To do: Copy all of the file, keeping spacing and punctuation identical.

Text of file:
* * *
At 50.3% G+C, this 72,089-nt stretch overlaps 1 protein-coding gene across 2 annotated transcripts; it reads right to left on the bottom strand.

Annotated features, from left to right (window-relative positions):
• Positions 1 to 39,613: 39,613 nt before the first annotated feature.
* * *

At 50.3% G+C, this 72,089-nt stretch overlaps 1 protein-coding gene across 2 annotated transcripts; it reads right to left on the bottom strand.

Annotated features, from left to right (window-relative positions):
• Positions 1 to 39,613: 39,613 nt before the first annotated feature.